Creating an open workplace culture when it comes to mental health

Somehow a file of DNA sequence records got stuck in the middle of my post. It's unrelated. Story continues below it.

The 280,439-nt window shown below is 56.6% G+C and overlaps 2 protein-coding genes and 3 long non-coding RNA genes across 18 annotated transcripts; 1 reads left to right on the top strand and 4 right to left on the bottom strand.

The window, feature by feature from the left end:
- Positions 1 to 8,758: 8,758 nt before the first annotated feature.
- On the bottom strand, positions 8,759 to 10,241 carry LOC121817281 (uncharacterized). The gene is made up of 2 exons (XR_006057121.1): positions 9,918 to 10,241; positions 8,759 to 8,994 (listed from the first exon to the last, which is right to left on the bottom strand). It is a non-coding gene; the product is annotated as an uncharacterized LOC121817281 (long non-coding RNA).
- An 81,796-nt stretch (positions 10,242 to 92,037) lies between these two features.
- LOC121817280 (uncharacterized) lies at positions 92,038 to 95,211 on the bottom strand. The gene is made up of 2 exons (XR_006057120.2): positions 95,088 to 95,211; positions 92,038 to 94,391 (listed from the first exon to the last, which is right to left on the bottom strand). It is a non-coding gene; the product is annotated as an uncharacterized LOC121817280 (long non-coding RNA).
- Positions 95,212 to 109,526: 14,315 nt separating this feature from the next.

Lessons from Marks & Spencer’s drop-in pilot   Marks & Spencer is to host mental health drop-ins in its store cafes as part of an initiative designed to offer a space where people can talk openly with others about how they’re feeling. The initiative is part of a partnership with comedian Ruby Wax, who has spoken often about her battle with depression.   Like M&S, other employers can also create an open culture when it comes to mental health. Employers need to consider that mental health is not as overtly obvious as physical ailments, and for this reason an employee’s mental and emotional health can often go undetected. Despite the fact significant strides have been made in terms of positive attitudinal shifts towards mental illness, particularly in the workplace, the long-standing stigma that was once attached to this issue still makes employees uncomfortable in coming forward to their employers and management teams regarding their mental health.   Whether the stigma exists in a workplace or not, if there is a perceived level of stigma attached to mental and emotional health in the organisation, then this can be just as detrimental on the wellbeing of your employees. With the clear links between employees’ wellbeing and their level of performance and morale at work, taking note and modifying the way you address mental health at work, creating an open dialogue between management and employees should be of the upmost importance.   We all deal with workplace stressors on a daily basis, whether that’s excessive workloads or increasing deadlines, but for individuals already experiencing poor mental health, these triggers can have serious long-term consequences.   It is important, then, that employers monitor their employees’ mental health and wellbeing. This can start with a simple conversation to get a general sense of how employees are feeling, moving onto the implementation of staff satisfaction questionnaires, which cover mental health and wellbeing. Additionally, mental health should also be included in any appraisal or staff feedback process to ensure there is a consistent dialogue between management and their employees.   Assessing how mental health is discussed at work is also an important part of creating an open culture when it comes to employee mental health and wellbeing. If it is perceived that employers are not taking stock of employee mental health in the workplace, or approach it in a negative light, then employees will not feel comfortable in coming forward with any issues they are facing. Having strong leadership who demonstrate an open and honest working culture, involving their employees in key decision-making, will go a long way in increasing employee engagement and establishing a workplace that values positive mental health.   Finally, ensuring that the right policies are in place that are inclusive of mental health is extremely important. This will include any policies that pertain to recruitment, sickness absence, return to work, equality and diversity, as well as health & safety. In line with this, management should be fully equipped, trained and confident in dealing with matters of mental health, by helping employees identify the triggers of stress and anxiety at work, developing a plan of action to help deal with these situations.   Excerpt from Health Insurance Daily, read the full article here.

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